In any divorce, dividing assets is one of the most significant issues a couple will face. Retirement assets pose a particular challenge. To resolve this, many couples look into creating a qualified domestic relations order, or QDRO.
If you are considering a divorce, you might have heard of QDROs—and you might be wondering whether your divorce will involve one. In this post, we will discuss these documents in detail and tell you what to expect regarding them.
What is a QDRO?
A QDRO is a court order that addresses what will happen to retirement assets in a divorce. The QDRO can allow other people to receive some of a spouse’s retirement benefits after a divorce. The alternate beneficiary—say, the other spouse—can receive money from the account. QDROs are common in divorces that involve child support and alimony, as the court can allocate monthly support stipends from the retirement accounts.
Will I have a QDRO?
Because New York is an equitable property state, any assets that spouses acquire after the marriage, excluding inheritances and gifts, are eligible for division in a divorce. This includes retirement accounts. If you and your spouse have retirement assets that you acquired after marriage, then you may well have to divide them equitably before you split.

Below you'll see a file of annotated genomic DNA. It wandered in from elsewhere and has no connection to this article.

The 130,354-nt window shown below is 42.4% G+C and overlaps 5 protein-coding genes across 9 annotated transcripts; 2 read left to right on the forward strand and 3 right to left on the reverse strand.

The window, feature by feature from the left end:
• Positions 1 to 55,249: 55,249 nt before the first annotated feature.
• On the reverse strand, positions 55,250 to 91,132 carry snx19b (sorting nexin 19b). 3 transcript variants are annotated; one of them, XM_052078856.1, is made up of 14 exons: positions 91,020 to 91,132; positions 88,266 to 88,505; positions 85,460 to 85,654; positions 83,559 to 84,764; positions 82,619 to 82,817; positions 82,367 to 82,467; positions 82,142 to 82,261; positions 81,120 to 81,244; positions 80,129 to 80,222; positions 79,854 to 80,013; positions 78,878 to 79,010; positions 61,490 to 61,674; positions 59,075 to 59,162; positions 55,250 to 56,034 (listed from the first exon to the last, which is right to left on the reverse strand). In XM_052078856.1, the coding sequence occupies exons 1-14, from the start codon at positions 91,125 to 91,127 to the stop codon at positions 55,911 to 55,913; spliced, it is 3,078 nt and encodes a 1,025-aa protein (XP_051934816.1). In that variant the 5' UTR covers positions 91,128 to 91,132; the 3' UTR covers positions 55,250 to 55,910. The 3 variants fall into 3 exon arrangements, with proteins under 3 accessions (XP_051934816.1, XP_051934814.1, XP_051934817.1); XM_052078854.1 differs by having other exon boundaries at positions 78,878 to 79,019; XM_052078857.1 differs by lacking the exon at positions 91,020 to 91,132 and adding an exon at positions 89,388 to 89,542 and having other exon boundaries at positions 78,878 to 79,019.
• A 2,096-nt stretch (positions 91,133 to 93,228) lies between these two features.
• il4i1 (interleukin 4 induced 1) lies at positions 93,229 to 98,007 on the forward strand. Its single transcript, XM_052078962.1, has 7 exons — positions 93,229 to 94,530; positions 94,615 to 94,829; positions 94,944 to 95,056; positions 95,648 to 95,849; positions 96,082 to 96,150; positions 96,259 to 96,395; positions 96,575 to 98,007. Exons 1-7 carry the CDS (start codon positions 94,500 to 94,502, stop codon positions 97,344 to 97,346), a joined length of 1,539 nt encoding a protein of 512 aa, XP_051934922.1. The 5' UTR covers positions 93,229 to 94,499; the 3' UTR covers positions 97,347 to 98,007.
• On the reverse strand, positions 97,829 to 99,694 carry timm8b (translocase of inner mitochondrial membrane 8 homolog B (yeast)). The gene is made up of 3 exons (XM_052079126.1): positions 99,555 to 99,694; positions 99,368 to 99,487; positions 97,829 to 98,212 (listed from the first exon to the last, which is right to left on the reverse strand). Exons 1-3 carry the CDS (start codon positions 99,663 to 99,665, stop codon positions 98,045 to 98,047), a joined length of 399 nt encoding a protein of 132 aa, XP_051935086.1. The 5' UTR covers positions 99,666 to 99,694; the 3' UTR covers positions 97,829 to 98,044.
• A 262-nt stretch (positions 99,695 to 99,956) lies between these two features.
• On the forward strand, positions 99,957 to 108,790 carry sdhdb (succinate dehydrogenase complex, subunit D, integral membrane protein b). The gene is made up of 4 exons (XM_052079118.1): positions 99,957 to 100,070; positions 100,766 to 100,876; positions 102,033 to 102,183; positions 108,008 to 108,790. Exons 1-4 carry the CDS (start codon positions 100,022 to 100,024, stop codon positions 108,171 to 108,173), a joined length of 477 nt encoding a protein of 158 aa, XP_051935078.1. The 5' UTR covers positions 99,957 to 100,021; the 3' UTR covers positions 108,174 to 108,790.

However, every divorce is different, as is every property division settlement. The division of assets is, as we mentioned, incredibly complicated. The only way to determine whether you need a QDRO is to discuss your situation with a divorce attorney. Your future financial situation will depend on how you, your lawyer, your spouse and the court decide to handle your retirement benefits.